A Look At High-Efficiency And Standard-Efficiency Boiler Systems

Posted on: 4 December 2018

Choosing a residential boiler system instead of a typical HVAC unit can be quite different because there are so many different things to consider and different attributes the modern boiler unit can have. One of the things you will come across is high-efficiency and standard-efficiency models. Take a look at some of what you need to know about the two designations.

What's the difference between high-efficiency and standard-efficiency boilers?

The primary difference between a high-efficiency and standard-efficiency boiler is that the high-efficiency units have been rated as having a high fuel utilization efficiency by the manufacturer. Therefore, high-efficiency models are better capable of converting fuel into heat during operation. Standard-efficiency models use more fuel to generate the same amount of heat, so they can cost more to operate. The U.S. Department of Energy states that replacing an old boiler system with a new high-efficiency model can cut your fuel cost by as much as half. This is is definitely a noteworthy amount of savings to consider if you have a standard boiler unit that is in need of repairs.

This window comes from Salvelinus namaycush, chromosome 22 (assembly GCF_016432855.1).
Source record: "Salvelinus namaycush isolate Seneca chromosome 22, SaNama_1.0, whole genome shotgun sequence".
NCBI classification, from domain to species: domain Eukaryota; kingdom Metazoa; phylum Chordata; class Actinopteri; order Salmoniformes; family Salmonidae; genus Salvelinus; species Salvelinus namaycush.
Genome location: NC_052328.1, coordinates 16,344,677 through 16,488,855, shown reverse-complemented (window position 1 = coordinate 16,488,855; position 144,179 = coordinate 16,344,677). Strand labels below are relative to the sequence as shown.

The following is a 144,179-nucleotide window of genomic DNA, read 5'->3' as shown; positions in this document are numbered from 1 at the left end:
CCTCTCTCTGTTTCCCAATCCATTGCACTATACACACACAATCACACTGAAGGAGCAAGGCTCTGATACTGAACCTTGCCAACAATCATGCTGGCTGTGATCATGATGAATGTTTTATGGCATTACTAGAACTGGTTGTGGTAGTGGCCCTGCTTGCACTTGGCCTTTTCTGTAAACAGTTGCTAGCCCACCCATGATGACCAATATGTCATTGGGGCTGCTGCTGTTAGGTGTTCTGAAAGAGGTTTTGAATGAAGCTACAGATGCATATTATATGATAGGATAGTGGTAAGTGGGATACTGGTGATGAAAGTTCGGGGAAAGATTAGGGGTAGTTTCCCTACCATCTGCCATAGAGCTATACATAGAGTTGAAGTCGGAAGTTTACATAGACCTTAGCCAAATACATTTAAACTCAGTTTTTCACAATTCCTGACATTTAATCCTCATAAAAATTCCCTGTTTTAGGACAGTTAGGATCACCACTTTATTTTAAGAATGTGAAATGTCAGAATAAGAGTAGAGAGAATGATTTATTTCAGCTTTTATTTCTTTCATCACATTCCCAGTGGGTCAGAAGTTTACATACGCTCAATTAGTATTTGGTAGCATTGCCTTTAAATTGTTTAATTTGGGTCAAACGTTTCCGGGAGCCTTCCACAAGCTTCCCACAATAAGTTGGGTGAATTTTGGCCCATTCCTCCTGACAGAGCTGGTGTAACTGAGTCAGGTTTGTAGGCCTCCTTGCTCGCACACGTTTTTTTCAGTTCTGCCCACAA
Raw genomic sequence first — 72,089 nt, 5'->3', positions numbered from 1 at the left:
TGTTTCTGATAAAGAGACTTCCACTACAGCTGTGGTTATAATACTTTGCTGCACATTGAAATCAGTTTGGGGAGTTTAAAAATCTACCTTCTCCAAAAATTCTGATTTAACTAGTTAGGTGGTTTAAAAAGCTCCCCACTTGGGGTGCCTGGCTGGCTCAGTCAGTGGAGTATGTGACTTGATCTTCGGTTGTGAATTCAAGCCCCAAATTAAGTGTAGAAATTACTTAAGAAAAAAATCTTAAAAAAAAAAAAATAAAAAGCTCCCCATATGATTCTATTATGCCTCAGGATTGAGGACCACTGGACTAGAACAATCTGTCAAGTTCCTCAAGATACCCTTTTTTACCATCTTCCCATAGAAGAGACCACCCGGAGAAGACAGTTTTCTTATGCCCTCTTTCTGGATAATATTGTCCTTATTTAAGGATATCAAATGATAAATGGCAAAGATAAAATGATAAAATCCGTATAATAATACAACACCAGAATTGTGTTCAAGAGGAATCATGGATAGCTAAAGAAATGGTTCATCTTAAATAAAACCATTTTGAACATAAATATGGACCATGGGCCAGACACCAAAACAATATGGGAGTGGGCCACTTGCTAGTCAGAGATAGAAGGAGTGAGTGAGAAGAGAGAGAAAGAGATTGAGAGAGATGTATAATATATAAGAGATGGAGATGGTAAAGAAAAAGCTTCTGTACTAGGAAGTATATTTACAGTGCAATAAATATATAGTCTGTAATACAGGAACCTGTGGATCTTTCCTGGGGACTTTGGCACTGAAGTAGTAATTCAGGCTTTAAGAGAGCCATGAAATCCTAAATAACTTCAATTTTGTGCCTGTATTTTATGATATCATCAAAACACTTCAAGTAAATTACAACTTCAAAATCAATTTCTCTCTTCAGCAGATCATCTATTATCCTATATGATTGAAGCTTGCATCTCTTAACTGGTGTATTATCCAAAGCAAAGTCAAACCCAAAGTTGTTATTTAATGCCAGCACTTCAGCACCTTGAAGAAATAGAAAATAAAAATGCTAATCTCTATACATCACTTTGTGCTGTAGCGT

Are there any downfalls to high-efficiency boiler systems?

The primary downfall to high-efficiency boilers in a residential setting is they can be more costly to install and can be much more space-consuming than a standard model. Additionally, if something goes wrong with a high-efficiency unit, the repairs can be a little more costly, which can be a burden to some homeowners. Some common problems with high-efficiency boilers that would require professional repair include: 

  • Corrosion caused by acidic condensate in the lines
  • Return water is getting too hot and it is inhibiting the condensation process
  • Water flow is too slow and causes short cycling
  • Intermittent ignition problems 

Why does it cost more to install a high-efficiency boiler system?

High-efficiency boiler systems can have to include upgrades to things like the ventilation system, water supply lines, and fuel delivery methods. The boiler unit may even require more space in the house just because the unit is bigger. High-efficiency units take longer to install because of both factors, which means the installation can cost considerably more than a standard-efficiency. Even though opting for a high-efficiency model will cost you more on installation initially, the cost savings over the long term can be substantial enough to recoup the costs. 

Overall, there truly are a lot of advantages to a high-efficiency boiler system, but a standard version can serve some homeowners well. If you need help with repairing your high-efficiency or standard boiler, reach out to a boiler repair service, like Rickett Industrial Environmental Systems, for advice. 


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